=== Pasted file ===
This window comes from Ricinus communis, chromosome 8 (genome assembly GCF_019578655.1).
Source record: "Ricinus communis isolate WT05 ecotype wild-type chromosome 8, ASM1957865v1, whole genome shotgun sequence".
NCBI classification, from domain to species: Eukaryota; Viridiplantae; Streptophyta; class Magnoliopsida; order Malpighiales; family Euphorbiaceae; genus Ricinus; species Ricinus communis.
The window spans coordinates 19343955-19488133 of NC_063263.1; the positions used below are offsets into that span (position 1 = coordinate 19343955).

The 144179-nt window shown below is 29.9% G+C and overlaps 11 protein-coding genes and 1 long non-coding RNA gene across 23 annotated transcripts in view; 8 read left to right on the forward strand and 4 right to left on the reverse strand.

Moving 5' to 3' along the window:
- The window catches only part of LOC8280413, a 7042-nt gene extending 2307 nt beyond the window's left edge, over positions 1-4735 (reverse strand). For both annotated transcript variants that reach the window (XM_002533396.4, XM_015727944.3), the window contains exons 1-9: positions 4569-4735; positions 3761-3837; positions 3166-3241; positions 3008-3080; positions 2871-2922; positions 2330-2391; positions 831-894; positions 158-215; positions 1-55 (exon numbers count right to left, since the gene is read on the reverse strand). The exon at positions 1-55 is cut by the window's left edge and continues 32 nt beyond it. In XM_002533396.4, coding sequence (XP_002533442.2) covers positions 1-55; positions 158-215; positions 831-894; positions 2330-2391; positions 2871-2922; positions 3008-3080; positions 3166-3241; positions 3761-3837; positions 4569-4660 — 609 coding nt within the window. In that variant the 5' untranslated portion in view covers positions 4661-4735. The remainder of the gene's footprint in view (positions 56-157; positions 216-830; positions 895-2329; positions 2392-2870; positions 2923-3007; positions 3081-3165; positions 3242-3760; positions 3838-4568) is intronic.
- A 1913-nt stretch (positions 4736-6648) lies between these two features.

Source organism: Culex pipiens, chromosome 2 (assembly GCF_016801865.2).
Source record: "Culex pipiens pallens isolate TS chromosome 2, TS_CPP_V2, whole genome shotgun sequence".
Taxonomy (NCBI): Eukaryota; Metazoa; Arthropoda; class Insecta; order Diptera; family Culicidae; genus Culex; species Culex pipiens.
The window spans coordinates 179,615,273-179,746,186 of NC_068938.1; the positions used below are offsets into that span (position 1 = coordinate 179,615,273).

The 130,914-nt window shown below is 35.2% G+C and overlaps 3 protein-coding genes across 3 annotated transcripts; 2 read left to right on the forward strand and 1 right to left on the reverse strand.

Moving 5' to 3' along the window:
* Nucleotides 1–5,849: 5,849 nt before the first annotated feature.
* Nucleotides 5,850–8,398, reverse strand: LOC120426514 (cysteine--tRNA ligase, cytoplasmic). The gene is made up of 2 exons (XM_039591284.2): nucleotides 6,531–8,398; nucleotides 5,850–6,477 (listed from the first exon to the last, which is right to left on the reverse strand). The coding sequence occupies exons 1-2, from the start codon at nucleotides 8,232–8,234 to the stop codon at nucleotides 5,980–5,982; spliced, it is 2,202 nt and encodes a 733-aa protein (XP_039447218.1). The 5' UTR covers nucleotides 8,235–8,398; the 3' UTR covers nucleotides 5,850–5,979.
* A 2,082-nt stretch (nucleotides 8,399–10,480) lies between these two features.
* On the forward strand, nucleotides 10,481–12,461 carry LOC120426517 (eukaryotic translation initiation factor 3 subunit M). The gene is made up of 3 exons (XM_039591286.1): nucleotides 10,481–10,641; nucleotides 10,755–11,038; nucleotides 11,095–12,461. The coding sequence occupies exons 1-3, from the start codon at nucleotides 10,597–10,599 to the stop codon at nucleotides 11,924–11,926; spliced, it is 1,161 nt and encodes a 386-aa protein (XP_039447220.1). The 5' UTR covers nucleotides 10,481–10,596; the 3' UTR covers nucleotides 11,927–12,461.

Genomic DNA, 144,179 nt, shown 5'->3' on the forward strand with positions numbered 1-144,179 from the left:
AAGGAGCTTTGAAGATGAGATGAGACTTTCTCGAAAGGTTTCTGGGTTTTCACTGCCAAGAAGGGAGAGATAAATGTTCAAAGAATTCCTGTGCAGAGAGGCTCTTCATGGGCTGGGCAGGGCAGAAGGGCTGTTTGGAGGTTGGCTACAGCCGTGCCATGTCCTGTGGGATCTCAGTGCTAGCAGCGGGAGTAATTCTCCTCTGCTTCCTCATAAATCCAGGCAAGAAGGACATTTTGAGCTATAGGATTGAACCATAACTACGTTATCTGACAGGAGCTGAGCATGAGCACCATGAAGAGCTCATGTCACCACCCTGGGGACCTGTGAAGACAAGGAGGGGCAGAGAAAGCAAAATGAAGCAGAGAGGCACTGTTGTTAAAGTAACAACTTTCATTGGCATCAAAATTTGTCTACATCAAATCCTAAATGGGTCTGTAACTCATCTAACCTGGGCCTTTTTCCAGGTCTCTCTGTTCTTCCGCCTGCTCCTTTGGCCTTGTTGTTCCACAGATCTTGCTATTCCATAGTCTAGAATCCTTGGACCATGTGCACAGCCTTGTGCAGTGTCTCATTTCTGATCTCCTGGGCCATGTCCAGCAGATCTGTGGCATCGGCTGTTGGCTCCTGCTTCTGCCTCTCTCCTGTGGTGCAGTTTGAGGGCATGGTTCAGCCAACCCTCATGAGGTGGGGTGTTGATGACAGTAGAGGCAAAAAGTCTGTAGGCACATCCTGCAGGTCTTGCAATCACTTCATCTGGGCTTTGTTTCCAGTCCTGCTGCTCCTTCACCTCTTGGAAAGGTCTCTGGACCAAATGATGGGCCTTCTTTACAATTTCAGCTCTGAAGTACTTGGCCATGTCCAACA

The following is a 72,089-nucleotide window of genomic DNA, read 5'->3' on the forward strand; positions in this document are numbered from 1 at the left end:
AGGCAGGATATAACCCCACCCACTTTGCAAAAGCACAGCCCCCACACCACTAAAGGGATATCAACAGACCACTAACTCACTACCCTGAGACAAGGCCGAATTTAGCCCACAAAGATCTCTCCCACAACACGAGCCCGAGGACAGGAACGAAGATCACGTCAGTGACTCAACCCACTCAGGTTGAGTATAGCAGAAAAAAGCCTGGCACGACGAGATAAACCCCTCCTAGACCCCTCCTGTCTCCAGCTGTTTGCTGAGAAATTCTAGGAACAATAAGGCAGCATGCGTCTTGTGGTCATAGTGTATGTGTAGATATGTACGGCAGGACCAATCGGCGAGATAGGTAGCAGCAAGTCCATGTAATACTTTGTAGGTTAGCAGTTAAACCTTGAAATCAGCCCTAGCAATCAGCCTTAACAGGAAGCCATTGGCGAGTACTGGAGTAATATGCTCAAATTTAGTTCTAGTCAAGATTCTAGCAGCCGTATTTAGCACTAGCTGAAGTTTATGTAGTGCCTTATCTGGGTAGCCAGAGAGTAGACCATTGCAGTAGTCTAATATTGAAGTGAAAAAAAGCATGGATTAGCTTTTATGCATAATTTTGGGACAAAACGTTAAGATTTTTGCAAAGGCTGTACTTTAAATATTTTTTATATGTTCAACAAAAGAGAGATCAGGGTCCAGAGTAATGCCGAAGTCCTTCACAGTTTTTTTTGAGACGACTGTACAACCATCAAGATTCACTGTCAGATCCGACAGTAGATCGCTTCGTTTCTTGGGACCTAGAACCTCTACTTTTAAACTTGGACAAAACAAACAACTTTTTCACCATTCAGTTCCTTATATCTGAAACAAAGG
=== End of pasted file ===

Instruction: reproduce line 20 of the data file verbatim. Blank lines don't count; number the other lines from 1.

AAGGAGCTTTGAAGATGAGATGAGACTTTCTCGAAAGGTTTCTGGGTTTTCACTGCCAAGAAGGGAGAGATAAATGTTCAAAGAATTCCTGTGCAGAGAGGCTCTTCATGGGCTGGGCAGGGCAGAAGGGCTGTTTGGAGGTTGGCTACAGCCGTGCCATGTCCTGTGGGATCTCAGTGCTAGCAGCGGGAGTAATTCTCCTCTGCTTCCTCATAAATCCAGGCAAGAAGGACATTTTGAGCTATAGGATTGAACCATAACTACGTTATCTGACAGGAGCTGAGCATGAGCACCATGAAGAGCTCATGTCACCACCCTGGGGACCTGTGAAGACAAGGAGGGGCAGAGAAAGCAAAATGAAGCAGAGAGGCACTGTTGTTAAAGTAACAACTTTCATTGGCATCAAAATTTGTCTACATCAAATCCTAAATGGGTCTGTAACTCATCTAACCTGGGCCTTTTTCCAGGTCTCTCTGTTCTTCCGCCTGCTCCTTTGGCCTTGTTGTTCCACAGATCTTGCTATTCCATAGTCTAGAATCCTTGGACCATGTGCACAGCCTTGTGCAGTGTCTCATTTCTGATCTCCTGGGCCATGTCCAGCAGATCTGTGGCATCGGCTGTTGGCTCCTGCTTCTGCCTCTCTCCTGTGGTGCAGTTTGAGGGCATGGTTCAGCCAACCCTCATGAGGTGGGGTGTTGATGACAGTAGAGGCAAAAAGTCTGTAGGCACATCCTGCAGGTCTTGCAATCACTTCATCTGGGCTTTGTTTCCAGTCCTGCTGCTCCTTCACCTCTTGGAAAGGTCTCTGGACCAAATGATGGGCCTTCTTTACAATTTCAGCTCTGAAGTACTTGGCCATGTCCAACA